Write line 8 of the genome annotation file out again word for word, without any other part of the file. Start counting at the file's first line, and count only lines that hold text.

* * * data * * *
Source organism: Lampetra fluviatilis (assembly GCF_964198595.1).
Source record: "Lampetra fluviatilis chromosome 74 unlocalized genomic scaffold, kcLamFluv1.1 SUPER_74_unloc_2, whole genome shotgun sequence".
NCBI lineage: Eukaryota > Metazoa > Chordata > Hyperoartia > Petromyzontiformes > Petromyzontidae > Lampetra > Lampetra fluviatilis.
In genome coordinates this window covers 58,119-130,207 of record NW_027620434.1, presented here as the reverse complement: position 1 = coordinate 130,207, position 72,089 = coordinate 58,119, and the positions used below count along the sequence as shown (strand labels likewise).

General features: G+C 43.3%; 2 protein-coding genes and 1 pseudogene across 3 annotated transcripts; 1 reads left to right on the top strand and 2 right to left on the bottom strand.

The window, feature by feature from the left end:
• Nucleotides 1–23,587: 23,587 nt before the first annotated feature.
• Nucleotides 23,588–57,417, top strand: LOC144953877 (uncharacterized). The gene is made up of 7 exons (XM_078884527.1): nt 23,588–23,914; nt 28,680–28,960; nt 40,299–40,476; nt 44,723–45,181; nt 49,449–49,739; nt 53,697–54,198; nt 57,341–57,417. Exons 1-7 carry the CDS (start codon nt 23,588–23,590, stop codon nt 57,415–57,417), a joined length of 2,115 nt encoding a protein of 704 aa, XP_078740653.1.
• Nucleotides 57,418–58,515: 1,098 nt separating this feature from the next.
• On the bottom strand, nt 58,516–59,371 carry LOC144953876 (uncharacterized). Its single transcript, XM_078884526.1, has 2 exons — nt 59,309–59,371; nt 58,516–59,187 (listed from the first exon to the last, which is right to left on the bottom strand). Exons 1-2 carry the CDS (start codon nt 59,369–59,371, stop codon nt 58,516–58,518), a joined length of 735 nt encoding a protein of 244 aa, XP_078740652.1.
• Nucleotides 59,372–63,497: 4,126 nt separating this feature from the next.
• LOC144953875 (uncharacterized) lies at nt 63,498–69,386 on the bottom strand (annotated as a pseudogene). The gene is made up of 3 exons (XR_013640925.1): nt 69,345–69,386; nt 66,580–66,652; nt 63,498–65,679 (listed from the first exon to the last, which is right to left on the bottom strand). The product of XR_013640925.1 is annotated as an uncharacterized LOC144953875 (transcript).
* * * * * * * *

• Nucleotides 23,588–57,417, top strand: LOC144953877 (uncharacterized). The gene is made up of 7 exons (XM_078884527.1): nt 23,588–23,914; nt 28,680–28,960; nt 40,299–40,476; nt 44,723–45,181; nt 49,449–49,739; nt 53,697–54,198; nt 57,341–57,417. Exons 1-7 carry the CDS (start codon nt 23,588–23,590, stop codon nt 57,415–57,417), a joined length of 2,115 nt encoding a protein of 704 aa, XP_078740653.1.